The Ecstacy of Bronze > 690-708 Elizabeth Street, Melbourne

As for particulars, the application calls for a 21 level apartment tower reaching 67 meters in height, although a 91 meter concept outline was also included to highlight the maximum site potential. Lower levels cater for 34 car spaces, unusually low yet a direct result of the site's close proximity to the CBD coupled with excellent transport links nearby. Also available are 135 bicycle bays with the subsequent levels containing 213 apartments, naturally incorporating a variety of apartment layouts and sizes. A gym, lounge and communal dining area will also be included over level 20.

Externally Elenberg Fraser have taken inspiration from the nearby Royal Park landscape, with the gum tree principally in focus. The design has in its own way mimicked the form of a singular gum tree, with the image above showing the buildings surface treatment to be similar to that of a gum , incorporating an undulating form with shades of green allude to the gum's varying foliage; the building is in effect a 21st Century gum tree as stated in the planning document.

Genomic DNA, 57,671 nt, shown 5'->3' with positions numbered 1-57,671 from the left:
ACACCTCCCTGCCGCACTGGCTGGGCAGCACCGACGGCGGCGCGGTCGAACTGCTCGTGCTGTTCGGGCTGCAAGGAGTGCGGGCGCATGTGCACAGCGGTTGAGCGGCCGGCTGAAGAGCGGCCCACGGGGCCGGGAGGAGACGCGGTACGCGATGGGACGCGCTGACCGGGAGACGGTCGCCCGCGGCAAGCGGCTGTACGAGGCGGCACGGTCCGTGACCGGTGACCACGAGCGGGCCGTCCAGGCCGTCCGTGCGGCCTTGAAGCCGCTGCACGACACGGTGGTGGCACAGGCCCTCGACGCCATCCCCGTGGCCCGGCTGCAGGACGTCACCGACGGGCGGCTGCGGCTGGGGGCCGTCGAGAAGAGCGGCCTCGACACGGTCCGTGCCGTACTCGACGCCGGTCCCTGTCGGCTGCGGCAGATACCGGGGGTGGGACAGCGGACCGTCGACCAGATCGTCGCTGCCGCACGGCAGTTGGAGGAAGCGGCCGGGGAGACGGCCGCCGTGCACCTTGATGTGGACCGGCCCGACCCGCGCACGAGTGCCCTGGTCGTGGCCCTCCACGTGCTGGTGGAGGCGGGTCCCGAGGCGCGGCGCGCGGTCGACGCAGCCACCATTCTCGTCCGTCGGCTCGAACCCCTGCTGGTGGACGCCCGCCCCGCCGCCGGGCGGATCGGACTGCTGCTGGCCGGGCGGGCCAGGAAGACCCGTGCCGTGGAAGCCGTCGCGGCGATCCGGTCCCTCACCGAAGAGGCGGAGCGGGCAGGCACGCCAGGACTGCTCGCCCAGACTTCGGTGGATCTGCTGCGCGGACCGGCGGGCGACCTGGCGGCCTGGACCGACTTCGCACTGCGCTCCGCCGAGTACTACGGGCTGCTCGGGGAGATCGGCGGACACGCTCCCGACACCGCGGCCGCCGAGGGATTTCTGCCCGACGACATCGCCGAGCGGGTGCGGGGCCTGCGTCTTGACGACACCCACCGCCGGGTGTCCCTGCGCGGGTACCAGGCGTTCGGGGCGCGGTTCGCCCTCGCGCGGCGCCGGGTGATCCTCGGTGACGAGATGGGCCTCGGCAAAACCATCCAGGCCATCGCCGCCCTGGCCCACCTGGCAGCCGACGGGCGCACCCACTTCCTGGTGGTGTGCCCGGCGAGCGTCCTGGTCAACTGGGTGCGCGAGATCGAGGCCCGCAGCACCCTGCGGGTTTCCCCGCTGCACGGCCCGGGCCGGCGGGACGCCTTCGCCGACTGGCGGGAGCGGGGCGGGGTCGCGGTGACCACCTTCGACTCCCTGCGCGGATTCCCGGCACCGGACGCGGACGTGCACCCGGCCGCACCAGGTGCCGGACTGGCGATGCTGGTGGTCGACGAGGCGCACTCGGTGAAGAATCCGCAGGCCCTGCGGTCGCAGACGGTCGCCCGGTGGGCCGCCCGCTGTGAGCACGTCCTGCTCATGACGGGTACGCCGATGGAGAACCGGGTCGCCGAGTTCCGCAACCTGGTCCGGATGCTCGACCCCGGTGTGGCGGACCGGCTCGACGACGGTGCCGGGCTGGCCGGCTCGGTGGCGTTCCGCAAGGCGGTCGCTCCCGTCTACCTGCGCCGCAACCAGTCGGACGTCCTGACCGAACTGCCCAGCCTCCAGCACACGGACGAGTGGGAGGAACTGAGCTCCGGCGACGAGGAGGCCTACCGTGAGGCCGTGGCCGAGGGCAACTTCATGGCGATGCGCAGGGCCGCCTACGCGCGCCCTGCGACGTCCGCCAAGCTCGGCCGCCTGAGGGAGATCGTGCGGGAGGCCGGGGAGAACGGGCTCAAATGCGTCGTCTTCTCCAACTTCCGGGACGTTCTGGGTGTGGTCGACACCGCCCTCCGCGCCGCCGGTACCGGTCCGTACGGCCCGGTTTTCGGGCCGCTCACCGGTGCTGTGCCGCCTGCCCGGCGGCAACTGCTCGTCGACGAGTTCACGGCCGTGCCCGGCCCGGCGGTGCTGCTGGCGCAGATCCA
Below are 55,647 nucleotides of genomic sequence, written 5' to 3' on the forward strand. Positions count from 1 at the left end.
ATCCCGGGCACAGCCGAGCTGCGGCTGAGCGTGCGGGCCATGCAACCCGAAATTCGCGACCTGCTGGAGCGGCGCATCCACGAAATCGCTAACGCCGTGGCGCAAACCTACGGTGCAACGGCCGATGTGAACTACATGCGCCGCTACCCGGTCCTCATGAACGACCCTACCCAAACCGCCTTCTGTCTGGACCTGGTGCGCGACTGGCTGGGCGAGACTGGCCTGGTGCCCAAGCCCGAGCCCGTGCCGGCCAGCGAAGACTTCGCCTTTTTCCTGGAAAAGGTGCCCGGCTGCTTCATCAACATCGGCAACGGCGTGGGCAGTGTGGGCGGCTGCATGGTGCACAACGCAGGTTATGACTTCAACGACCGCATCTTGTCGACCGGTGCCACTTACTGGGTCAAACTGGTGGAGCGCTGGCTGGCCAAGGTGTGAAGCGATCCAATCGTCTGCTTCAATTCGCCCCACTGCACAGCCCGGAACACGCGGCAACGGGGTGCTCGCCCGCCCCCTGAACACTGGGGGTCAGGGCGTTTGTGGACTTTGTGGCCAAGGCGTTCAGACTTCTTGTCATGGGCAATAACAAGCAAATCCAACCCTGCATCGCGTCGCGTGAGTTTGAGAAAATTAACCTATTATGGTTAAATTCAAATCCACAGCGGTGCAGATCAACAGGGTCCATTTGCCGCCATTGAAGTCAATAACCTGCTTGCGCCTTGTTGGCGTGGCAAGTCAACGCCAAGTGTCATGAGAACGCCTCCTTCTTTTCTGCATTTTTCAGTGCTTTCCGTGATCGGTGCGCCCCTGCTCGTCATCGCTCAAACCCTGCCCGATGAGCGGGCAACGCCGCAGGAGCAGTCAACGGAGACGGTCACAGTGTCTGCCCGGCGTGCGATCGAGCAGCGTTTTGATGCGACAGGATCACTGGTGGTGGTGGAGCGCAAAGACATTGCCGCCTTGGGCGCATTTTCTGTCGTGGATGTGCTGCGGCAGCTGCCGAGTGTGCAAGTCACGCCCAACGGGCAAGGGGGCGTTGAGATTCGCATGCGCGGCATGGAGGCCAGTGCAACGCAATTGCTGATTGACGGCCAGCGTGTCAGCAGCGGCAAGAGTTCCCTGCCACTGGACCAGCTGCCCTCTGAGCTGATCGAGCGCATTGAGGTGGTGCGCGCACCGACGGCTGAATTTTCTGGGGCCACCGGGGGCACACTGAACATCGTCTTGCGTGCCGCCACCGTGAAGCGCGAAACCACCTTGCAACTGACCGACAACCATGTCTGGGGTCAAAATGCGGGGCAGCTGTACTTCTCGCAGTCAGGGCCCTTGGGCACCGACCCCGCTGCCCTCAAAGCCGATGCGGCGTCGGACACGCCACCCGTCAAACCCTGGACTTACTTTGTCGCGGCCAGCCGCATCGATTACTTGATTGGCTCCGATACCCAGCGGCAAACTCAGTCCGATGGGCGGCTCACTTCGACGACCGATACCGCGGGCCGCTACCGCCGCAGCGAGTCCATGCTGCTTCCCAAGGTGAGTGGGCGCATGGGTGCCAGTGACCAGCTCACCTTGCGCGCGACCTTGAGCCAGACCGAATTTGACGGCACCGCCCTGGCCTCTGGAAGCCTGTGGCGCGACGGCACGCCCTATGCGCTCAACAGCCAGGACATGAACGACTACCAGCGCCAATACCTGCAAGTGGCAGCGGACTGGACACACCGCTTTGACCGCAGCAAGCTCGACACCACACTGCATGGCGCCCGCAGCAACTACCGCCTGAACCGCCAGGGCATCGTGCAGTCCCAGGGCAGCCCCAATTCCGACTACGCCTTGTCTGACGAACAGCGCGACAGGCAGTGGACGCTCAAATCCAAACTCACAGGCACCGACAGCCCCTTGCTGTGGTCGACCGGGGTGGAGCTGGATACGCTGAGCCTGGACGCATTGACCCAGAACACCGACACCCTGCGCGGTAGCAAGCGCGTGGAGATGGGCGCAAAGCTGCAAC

The facade essentially consists of three elements; typical Elenberg Fraser bronze glazing, galvanised steel balustrades and perforated aluminium balustrades. Whilst the steel balustrades will act as dividing walls between apartment balconies, the simplicity and beauty of this design lies in the balcony balustrading applied in five shades to green and three shades of silver. Coupled with the buildings uneven form, the balcony balustrades are also folded at different angles and applied at different intervals to enhance the irregular theme and peak visual interest.

The Ecstacy of Bronze > 690-708 Elizabeth Street, Melbourne

Treatment of the existing heritage building onsite is interesting, with the tower's form bulging gradually over the existing two level structure. The exposed bronze columns emanating from the rear of the heritage structure are prevalent while the heritage building itself will include remodelled office space. Southern facade excused, the remaining three aspects maintain active street frontages as seen above, with entrances either side of the heritage building emphasizing the distinction between old and new. Retail and cafe spaces are available while the Elizabeth Street frontage will be monopolised by Jobs Australia with clear glazed windows allowing passersby to view internal proceedings.